Vadim Gran’s solo debut “Happy-ish…Russian Immigrants Guide to Smiling” is sincere, funny, charming, and a little awkward. Incidentally, the awkwardness adds to the fun and charm of Gran’s storytelling, making for a quick, satisfying Fringe show that left me thinking about how grateful I am for the Fringe to offer a stage to anyone, from any background.
How often have you been able to peer into the life of someone colloquially and sincerely? Stripping away the veneer that self-deprecating comedians often come with, and not delving too much into heavy subject matter, the audience gets to know Gran, over 45 minutes, with honest and well flowing stories from birth to now. I feel like I can grab a beer with him though we’ve only exchanged a few words.
As far as solo shows go, this one is pretty barebones. The stage is set with a stool and a water bottle. Lighting changes are subtle, and Gran performs in jeans and a tee. This minimalism is a reflection on the “feel” of the show itself: nothing is too prettied up, nothing is too “put on”, it is just a person with a story. Something to point out, however, is the song choice. I really appreciated the decision to include the Canadian national anthem sung in Mohawk. I asked Gran after the show about that decision, and he stated simply: “it felt right”. Canada is a land of diverse peoples, and again, listening to Gran’s stories are evocative of that fact.
The audience is reminded throughout the performance about Gran’s Russian heritage, about growing up in the Soviet Union, and just how different life there was compared to life here. As a kid, his history class comprised of disassembling and reassembling a kalashnikov (whereas mine unfortunately celebrated colonialist history). When he would reference sayings or jokes that didn’t totally connect in English, I could hear a couple of Russian folks in the audience laugh.
We embark on a journey with Gran. Heartbreak, drinking tales, his journey through the arts, and getting accustomed to Canadian culture are just a few of the things on the menu. Occasionally, he stumbles his words, which had me thinking about the performers’ nerves. He addresses this through his stories in a very endearing way. Something to note is how well constructed his script is, with wordplay, recurring jokes and themes, and solid transitions. Kudos to Gran for writing an interesting, well constructed, funny and intimate piece. By the end, we sincerely care for the performer. At times, some of his deliveries fall flat, but this is totally forgivable for someone whose first language isn’t English. His eyes convey emotion, even when his mouth can’t keep up.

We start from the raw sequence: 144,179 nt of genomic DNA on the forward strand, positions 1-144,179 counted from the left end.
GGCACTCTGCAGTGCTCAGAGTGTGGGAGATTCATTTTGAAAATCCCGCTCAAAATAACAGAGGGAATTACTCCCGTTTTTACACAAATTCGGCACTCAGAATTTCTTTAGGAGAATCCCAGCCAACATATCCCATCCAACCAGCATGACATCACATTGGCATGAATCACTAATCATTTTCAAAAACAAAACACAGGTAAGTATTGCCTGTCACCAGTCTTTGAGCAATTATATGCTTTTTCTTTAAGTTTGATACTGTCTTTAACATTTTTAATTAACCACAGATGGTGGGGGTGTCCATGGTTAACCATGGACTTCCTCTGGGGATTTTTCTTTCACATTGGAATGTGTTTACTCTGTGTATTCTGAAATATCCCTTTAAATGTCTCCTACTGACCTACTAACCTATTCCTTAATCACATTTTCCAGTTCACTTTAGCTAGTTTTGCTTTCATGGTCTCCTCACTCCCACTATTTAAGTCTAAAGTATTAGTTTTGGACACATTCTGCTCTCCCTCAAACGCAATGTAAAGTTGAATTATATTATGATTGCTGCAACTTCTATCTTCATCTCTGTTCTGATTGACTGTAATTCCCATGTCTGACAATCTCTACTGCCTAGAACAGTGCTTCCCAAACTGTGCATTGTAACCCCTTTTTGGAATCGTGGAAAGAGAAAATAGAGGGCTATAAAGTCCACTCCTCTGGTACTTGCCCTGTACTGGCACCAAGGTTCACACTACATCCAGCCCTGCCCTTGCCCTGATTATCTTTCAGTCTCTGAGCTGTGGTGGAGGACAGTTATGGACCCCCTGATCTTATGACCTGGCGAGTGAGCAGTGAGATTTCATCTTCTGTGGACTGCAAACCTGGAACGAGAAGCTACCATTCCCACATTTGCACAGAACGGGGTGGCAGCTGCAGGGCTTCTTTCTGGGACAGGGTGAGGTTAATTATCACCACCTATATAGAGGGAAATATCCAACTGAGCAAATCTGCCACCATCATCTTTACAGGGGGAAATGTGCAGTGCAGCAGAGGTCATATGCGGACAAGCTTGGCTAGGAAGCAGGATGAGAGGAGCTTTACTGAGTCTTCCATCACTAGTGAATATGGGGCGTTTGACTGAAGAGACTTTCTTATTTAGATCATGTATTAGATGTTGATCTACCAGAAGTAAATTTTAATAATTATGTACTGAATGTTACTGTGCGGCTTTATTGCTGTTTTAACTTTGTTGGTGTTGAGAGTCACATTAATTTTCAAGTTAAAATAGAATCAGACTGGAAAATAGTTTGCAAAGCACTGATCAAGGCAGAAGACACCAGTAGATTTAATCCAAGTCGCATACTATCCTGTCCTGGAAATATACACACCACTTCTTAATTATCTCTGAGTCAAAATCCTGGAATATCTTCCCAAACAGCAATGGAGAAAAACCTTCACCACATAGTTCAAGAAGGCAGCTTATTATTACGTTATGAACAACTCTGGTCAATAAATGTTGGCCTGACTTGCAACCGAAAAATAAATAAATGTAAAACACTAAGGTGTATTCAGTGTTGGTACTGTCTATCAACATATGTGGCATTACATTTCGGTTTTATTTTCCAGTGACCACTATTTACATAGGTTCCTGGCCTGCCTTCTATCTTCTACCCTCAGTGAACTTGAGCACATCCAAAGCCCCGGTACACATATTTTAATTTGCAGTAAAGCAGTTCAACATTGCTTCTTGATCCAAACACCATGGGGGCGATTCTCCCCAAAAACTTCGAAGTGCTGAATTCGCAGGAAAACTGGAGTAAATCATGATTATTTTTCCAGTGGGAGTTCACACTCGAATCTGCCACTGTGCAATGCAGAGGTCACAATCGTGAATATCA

This show will land differently with different people. Personally, my parents immigrated to Canada, so I could connect more intimately to some of his tales than others. In the end though, Vadim Gran’s guide to smiling had me smiling; there’s a lot of heart here. This is a testament to how incredible it is for anyone, from any culture, to be able to get up on a stage in Canada and tell us their story.
“WHO IT’S FOR”:
This is a show for anyone who is interested in comedy, solo shows, or storytelling.
ShimKo Entertainment presents “Happy-ish: Russian Immigrant’s Guide to Smiling”
at the 29th St-Ambroise Montreal Fringe Festival
Performances: June 6 – 15, 2019
Venue: 03 – Le P’tit Impro
3713 Saint-Laurent #202 Montréal, H2X 2V7
Admission: $8 – 10 | Ages 12+
Check out all our other 70+ reviews
from this year’s fest on our Fringe page!
Latest posts by Rahul Gandhi (see all)
- Fringe Review: “Dear Jax,”: Susan and Stephen. Love. - June 13, 2019
- Fringe Review: “The Immaculate Big Bang”: Big Laughs - June 12, 2019
- Fringe Review: Lights! Camera! Odd Jobs?: “Be in the Moment” - June 12, 2019